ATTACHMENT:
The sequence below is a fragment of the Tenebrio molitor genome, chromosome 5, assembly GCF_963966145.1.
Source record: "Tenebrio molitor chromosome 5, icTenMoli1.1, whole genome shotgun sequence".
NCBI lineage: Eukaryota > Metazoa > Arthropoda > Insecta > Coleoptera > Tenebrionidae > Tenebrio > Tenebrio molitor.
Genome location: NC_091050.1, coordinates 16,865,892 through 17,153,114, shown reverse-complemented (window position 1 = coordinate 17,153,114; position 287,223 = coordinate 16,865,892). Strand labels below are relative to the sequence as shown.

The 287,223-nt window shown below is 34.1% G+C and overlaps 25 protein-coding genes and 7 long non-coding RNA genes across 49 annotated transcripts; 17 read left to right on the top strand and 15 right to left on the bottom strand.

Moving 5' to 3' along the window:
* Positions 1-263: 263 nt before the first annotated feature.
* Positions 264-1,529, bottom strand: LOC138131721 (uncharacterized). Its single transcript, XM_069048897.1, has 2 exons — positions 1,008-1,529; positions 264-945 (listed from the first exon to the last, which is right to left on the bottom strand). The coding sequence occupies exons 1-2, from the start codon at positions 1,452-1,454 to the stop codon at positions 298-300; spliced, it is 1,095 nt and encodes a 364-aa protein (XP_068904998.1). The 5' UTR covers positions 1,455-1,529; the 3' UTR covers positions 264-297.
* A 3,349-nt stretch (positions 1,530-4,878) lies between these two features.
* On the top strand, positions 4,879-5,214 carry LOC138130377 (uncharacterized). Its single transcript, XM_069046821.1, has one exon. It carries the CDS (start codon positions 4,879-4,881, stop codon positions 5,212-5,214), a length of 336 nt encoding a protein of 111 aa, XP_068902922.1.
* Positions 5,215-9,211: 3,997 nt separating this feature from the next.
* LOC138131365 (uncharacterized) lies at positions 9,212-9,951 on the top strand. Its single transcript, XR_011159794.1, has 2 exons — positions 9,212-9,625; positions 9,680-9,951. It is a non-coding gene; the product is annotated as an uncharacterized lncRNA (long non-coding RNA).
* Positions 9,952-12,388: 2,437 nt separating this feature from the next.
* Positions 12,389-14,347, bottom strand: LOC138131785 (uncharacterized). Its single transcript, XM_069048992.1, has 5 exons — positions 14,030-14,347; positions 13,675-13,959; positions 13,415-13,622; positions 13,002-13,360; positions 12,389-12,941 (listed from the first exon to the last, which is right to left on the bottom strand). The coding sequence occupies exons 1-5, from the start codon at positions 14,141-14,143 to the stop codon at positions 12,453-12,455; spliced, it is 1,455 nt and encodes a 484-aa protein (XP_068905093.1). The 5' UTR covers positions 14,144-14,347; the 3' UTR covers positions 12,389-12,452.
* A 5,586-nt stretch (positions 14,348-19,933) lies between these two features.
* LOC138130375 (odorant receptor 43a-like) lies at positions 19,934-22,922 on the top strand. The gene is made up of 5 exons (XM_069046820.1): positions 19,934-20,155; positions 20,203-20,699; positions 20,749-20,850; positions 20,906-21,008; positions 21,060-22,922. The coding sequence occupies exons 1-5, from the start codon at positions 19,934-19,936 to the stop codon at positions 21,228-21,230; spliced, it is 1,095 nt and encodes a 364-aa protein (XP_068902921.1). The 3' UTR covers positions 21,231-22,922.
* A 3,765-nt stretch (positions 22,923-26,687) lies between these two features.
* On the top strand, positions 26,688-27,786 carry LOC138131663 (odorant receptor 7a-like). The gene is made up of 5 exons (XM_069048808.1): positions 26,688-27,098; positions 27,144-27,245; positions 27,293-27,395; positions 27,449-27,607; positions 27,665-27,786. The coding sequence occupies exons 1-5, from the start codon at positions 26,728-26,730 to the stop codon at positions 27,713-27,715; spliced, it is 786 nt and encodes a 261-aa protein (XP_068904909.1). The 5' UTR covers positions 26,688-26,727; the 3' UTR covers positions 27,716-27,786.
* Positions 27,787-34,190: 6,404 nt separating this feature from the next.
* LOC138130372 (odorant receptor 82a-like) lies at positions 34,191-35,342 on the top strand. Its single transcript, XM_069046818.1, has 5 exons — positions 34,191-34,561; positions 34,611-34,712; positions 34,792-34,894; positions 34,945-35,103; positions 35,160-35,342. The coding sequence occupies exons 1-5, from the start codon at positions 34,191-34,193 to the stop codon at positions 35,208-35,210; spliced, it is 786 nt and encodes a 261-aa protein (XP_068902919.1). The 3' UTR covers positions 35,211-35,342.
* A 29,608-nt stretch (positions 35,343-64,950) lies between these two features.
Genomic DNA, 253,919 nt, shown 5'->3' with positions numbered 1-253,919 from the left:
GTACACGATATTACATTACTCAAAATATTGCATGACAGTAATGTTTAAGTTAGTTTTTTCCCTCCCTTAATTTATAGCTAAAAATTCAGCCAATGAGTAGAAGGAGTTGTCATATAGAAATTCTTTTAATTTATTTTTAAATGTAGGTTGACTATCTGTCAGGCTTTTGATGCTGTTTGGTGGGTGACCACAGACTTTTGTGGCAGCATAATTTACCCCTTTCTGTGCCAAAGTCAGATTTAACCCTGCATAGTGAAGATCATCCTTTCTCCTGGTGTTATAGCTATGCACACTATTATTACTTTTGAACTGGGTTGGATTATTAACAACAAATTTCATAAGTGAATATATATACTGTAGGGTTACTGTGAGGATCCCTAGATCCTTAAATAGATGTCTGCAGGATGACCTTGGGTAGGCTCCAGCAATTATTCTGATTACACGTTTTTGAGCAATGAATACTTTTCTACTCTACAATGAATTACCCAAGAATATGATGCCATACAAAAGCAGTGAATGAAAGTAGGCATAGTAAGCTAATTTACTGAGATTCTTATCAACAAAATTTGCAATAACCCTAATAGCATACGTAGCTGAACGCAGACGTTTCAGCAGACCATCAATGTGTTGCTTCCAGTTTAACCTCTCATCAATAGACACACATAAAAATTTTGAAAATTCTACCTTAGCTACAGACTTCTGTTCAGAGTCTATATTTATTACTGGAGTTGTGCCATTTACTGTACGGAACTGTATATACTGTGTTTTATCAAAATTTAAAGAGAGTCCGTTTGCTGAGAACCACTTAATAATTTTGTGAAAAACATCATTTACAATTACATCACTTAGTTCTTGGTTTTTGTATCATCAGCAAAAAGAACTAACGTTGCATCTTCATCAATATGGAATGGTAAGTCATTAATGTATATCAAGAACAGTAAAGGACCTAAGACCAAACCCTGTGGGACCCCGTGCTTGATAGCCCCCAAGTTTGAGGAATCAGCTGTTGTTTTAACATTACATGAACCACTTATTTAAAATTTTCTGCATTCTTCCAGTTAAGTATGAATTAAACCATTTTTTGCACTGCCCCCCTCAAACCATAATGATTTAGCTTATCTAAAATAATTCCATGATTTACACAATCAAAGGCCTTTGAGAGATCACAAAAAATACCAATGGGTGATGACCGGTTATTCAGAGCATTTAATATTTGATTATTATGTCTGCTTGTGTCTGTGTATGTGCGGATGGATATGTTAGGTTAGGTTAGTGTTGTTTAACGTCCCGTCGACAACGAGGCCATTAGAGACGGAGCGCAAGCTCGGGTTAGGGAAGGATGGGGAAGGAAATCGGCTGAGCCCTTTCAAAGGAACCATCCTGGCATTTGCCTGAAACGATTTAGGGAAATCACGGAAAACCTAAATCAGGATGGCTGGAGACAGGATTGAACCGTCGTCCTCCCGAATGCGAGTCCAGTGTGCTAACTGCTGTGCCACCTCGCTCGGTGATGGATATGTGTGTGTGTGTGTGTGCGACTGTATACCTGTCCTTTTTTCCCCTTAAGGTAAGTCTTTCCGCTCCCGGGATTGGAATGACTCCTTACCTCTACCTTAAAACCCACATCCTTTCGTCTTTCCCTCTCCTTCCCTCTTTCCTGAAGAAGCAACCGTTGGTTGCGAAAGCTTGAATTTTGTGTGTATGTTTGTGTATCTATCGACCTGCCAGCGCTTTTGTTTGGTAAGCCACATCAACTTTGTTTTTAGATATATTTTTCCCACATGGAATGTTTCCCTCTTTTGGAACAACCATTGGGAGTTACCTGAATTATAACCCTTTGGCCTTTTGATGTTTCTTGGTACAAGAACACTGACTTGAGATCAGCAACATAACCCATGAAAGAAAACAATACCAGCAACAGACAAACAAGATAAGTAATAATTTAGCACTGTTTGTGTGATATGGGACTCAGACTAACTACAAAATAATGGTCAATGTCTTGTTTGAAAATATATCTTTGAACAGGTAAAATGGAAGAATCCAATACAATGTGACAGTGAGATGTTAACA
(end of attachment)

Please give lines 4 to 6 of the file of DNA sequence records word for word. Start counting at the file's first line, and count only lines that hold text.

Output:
Genome location: NC_091050.1, coordinates 16,865,892 through 17,153,114, shown reverse-complemented (window position 1 = coordinate 17,153,114; position 287,223 = coordinate 16,865,892). Strand labels below are relative to the sequence as shown.

The 287,223-nt window shown below is 34.1% G+C and overlaps 25 protein-coding genes and 7 long non-coding RNA genes across 49 annotated transcripts; 17 read left to right on the top strand and 15 right to left on the bottom strand.

Moving 5' to 3' along the window: